Going Places 

Jeremy Jay's debut full-length is full of daydreams and vintage rock

The title of Jeremy Jay's first full-length album, A Place Where We Could Go, reveals a lot: It's straightforward but also open to interpretation. Jay draws on the simplicity and honesty of early rock 'n' roll, so in one sense, the place where we could go would be the past.

"This record (is) very much inspired by different eras of the past," Jay said over the phone from his home in Los Angeles. "It's my sort of looking-back record. ... It's very past-oriented. A lot of different styles that I like came across on it, like '50s American music and Irving Berlin and Anthony Newley-type stuff."

Recorded by Calvin Johnson at his Dub Narcotic Studio in Olympia, Wash., A Place Where We Could Go presents Jeremy Jay as the K Records version of Buddy Holly--classic, vintage rock, but delivered with that K Records raw and relaxed aesthetic, which, said Jay, comes partly from the vintage equipment in Johnson's studio.

"It's all tube everything, and spring reverb--they have this great reverb that we actually used on the record, probably from the early '70s or late 1960s, and it just gives it like a classic sound without trying," said Jay. "All of the components put together make it sound classic, because it's recorded on classic equipment. ... It suits the songs."

It suits the songs, because they evoke that classic sound, lyrically and melodically. On songs like "Hold Me in Your Arms Tonite," Jay's perfect encapsulation of classic-rock romanticism is delivered in his shaky talk-sing voice, earnest in its lack of exaggeration. Jay's songs tell things as they are and as they could be --"'Till we meet again, I'll be in love," he sings on "Till We Meet Again," "I'll sit and read some stories by the lamp in the study."

So in another sense, the place where we could go in the title can also be an imagined place, a dream world or a future world that may at first only exist in the imagination--until it's made real. Many of Jay's songs began as dreams or daydreams, and describe scenes, ideal encounters and imagined meetings; Jay said it's this process of documenting the dream that starts to make it real.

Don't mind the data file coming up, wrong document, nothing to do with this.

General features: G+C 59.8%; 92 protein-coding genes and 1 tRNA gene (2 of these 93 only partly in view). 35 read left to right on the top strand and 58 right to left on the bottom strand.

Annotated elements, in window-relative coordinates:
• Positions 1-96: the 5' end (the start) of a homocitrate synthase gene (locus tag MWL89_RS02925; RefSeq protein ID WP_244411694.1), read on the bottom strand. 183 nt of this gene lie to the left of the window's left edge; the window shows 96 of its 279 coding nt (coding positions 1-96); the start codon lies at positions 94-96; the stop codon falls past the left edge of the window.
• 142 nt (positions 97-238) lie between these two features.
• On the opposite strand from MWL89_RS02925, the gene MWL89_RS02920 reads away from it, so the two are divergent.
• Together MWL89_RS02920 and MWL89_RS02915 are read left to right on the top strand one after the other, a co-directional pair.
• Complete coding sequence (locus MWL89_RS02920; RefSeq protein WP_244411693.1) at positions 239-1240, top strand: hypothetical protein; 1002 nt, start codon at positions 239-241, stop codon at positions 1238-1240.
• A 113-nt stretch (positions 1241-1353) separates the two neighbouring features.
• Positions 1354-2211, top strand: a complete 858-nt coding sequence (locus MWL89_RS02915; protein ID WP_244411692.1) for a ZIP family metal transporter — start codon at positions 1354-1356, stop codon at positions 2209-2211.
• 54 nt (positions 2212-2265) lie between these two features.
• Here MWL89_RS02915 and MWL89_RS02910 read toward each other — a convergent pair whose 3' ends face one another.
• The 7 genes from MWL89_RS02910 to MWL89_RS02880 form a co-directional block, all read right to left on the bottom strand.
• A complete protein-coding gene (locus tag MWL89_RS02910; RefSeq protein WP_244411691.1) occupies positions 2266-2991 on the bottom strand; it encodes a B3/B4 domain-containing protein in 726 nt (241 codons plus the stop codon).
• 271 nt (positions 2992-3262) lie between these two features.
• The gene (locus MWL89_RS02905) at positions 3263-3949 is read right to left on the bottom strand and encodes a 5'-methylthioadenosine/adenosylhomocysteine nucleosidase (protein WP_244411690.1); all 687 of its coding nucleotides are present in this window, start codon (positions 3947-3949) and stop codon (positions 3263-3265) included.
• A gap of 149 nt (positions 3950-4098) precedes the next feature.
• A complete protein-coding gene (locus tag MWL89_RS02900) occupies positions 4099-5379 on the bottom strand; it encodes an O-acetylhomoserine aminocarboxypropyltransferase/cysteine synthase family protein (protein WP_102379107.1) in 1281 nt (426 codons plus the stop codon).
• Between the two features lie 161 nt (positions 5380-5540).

"That's how you can see yourself," explained Jay. "You stand away. Let's say you want something in your life personally, like, 'I want to be with a certain kind of girl,' or, this person wants this job, or whatever. So you write it down, and you say what you want, and that's kind of what this record is--it's creating what you want, or who you are, and documenting it."

In Jay's songs, the documentation of the daydreams are beautifully simple and realistic escapes or encounters. "While the City Sleeps" is a perfect example: "We'll meet super-late, and we'll go for a walk," sings Jay as a walking bass line evokes film noir. "It's an adventure, while it seems like a movie." And on the title track, Jay sings, "You'll see me there waiting on the lamppost like we planned, and you'll sneak out in your pink dress and black shoes."

The place where A Place Where We Could Go takes you is classic, in not only its '50s-style musical aesthetic, but in its romanticism as well--and this honesty of emotion is what makes his music classic, vintage sound aside.

"Why not be honest and document really how you feel, so that in 100 years, it's still just honest? That's the way I look at it," said Jay.

More by Annie Holub


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